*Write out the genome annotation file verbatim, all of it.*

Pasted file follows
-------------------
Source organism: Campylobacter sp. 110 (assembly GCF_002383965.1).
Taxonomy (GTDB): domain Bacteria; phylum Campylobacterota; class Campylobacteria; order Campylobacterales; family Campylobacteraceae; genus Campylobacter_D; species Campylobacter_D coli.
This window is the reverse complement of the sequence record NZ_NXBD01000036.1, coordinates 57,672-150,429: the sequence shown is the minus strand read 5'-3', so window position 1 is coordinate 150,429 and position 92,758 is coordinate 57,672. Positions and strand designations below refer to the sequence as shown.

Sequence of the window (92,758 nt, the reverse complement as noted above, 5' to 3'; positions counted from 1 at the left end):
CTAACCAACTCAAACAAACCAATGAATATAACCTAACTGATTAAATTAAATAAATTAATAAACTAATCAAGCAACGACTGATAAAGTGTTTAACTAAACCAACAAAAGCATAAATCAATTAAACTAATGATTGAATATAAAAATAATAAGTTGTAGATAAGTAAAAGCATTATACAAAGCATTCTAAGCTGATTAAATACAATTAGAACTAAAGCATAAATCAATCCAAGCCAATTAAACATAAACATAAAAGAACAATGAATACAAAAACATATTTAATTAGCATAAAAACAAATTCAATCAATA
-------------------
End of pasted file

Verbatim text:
Source organism: Campylobacter sp. 110 (assembly GCF_002383965.1).
Taxonomy (GTDB): domain Bacteria; phylum Campylobacterota; class Campylobacteria; order Campylobacterales; family Campylobacteraceae; genus Campylobacter_D; species Campylobacter_D coli.
This window is the reverse complement of the sequence record NZ_NXBD01000036.1, coordinates 57,672-150,429: the sequence shown is the minus strand read 5'-3', so window position 1 is coordinate 150,429 and position 92,758 is coordinate 57,672. Positions and strand designations below refer to the sequence as shown.

Sequence of the window (92,758 nt, the reverse complement as noted above, 5' to 3'; positions counted from 1 at the left end):
CTAACCAACTCAAACAAACCAATGAATATAACCTAACTGATTAAATTAAATAAATTAATAAACTAATCAAGCAACGACTGATAAAGTGTTTAACTAAACCAACAAAAGCATAAATCAATTAAACTAATGATTGAATATAAAAATAATAAGTTGTAGATAAGTAAAAGCATTATACAAAGCATTCTAAGCTGATTAAATACAATTAGAACTAAAGCATAAATCAATCCAAGCCAATTAAACATAAACATAAAAGAACAATGAATACAAAAACATATTTAATTAGCATAAAAACAAATTCAATCAATA